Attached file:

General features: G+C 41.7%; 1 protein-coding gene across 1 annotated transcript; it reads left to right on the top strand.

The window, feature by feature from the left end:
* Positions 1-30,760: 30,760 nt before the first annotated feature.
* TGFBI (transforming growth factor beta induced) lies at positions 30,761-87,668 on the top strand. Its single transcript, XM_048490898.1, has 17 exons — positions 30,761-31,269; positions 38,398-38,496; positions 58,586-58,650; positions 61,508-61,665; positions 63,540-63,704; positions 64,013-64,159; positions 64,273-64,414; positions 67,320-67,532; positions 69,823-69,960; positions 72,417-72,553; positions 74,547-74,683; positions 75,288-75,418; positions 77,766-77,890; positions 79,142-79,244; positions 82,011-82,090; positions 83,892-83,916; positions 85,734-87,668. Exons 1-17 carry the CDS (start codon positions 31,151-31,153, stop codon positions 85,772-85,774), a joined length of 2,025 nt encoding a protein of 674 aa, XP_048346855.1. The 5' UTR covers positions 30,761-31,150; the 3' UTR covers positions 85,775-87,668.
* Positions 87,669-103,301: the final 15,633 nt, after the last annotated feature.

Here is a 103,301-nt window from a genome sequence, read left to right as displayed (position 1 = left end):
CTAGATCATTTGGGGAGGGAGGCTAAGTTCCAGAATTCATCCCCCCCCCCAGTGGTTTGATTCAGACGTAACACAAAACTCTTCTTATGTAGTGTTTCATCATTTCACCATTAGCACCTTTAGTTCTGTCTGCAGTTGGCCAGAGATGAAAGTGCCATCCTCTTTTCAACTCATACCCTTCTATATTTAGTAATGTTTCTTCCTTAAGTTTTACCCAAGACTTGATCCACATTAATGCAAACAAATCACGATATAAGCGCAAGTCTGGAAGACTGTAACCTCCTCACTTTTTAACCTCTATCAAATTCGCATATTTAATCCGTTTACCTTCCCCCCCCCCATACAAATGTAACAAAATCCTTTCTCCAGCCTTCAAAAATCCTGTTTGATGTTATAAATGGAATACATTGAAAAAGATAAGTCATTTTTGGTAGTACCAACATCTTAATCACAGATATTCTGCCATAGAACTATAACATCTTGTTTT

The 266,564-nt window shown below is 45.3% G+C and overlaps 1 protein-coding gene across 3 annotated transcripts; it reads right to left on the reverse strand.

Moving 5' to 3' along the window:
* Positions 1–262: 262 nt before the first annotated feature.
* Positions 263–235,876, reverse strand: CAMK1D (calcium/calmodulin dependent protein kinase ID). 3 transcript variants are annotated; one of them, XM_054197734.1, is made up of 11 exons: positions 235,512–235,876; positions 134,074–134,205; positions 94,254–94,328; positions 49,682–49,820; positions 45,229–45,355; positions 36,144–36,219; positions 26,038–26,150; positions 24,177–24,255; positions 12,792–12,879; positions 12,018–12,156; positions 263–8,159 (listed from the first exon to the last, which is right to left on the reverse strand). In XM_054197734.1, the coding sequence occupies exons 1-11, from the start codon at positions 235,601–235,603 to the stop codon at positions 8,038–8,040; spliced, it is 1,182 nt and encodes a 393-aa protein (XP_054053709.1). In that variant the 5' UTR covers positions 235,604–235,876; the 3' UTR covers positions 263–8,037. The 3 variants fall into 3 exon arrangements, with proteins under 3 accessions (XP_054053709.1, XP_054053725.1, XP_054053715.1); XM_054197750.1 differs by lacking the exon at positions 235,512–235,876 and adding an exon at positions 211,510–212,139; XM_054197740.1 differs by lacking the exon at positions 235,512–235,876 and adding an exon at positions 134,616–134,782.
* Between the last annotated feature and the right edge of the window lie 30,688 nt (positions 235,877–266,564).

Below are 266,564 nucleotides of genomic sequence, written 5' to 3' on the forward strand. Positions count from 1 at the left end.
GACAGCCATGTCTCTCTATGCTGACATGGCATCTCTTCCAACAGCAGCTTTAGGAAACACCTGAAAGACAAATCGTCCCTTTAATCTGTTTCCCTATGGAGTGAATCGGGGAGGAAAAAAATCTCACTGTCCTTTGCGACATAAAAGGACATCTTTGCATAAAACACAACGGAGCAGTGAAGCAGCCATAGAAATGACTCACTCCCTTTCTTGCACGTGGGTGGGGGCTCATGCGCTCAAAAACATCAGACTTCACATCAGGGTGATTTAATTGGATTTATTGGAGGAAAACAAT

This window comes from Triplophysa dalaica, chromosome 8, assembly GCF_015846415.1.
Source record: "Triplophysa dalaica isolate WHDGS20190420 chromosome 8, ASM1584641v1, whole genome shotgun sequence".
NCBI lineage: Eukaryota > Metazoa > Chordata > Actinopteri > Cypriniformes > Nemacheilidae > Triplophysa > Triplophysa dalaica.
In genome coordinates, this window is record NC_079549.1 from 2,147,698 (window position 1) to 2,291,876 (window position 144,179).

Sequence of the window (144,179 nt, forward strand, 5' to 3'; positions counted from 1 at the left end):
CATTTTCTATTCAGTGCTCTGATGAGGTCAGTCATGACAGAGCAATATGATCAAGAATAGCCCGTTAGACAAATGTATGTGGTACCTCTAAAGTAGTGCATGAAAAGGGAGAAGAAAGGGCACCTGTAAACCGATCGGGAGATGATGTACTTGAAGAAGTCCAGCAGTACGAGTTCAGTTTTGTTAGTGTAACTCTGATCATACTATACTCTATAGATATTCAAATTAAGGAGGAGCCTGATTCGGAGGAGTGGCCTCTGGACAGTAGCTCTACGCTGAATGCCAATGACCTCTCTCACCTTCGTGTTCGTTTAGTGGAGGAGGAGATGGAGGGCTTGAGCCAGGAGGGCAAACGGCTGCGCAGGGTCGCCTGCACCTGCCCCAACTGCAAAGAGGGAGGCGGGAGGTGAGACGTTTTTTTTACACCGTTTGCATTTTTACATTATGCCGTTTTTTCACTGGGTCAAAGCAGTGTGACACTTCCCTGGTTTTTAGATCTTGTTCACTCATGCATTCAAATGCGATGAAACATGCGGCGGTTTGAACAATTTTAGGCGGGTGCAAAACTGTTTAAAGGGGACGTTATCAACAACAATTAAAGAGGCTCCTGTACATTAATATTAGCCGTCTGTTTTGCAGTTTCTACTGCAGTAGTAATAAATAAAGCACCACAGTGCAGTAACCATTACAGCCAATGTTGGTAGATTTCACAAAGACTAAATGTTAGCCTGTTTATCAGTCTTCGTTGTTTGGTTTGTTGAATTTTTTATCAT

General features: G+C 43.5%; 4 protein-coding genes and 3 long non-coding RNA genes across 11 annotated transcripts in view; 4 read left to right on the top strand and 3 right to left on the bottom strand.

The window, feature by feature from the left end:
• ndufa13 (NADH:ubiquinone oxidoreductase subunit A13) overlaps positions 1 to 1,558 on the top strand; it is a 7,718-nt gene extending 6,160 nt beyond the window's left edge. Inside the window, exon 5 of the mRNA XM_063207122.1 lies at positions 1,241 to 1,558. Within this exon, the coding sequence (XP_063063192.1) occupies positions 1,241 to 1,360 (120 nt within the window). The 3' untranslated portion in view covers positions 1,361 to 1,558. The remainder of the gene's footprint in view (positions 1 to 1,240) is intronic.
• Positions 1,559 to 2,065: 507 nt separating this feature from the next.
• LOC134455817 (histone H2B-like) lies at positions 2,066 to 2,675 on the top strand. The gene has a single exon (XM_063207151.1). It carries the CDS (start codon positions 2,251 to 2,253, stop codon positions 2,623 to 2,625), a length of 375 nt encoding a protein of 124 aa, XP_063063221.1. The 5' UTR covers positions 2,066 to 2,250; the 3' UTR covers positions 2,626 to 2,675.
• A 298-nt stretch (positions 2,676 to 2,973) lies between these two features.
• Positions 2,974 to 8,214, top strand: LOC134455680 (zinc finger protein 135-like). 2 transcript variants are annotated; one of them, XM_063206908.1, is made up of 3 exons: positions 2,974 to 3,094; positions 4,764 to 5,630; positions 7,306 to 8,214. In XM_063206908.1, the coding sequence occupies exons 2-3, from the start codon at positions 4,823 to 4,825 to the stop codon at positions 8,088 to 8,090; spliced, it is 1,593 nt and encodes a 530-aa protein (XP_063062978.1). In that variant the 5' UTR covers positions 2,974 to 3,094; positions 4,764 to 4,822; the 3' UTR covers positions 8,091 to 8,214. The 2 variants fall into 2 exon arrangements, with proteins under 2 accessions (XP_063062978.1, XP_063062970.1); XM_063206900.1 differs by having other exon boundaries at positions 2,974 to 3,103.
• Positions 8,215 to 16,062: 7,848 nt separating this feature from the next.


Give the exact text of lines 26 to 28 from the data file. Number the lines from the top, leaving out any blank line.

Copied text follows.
• A 298-nt stretch (positions 2,676 to 2,973) lies between these two features.
• Positions 2,974 to 8,214, top strand: LOC134455680 (zinc finger protein 135-like). 2 transcript variants are annotated; one of them, XM_063206908.1, is made up of 3 exons: positions 2,974 to 3,094; positions 4,764 to 5,630; positions 7,306 to 8,214. In XM_063206908.1, the coding sequence occupies exons 2-3, from the start codon at positions 4,823 to 4,825 to the stop codon at positions 8,088 to 8,090; spliced, it is 1,593 nt and encodes a 530-aa protein (XP_063062978.1). In that variant the 5' UTR covers positions 2,974 to 3,094; positions 4,764 to 4,822; the 3' UTR covers positions 8,091 to 8,214. The 2 variants fall into 2 exon arrangements, with proteins under 2 accessions (XP_063062978.1, XP_063062970.1); XM_063206900.1 differs by having other exon boundaries at positions 2,974 to 3,103.
• Positions 8,215 to 16,062: 7,848 nt separating this feature from the next.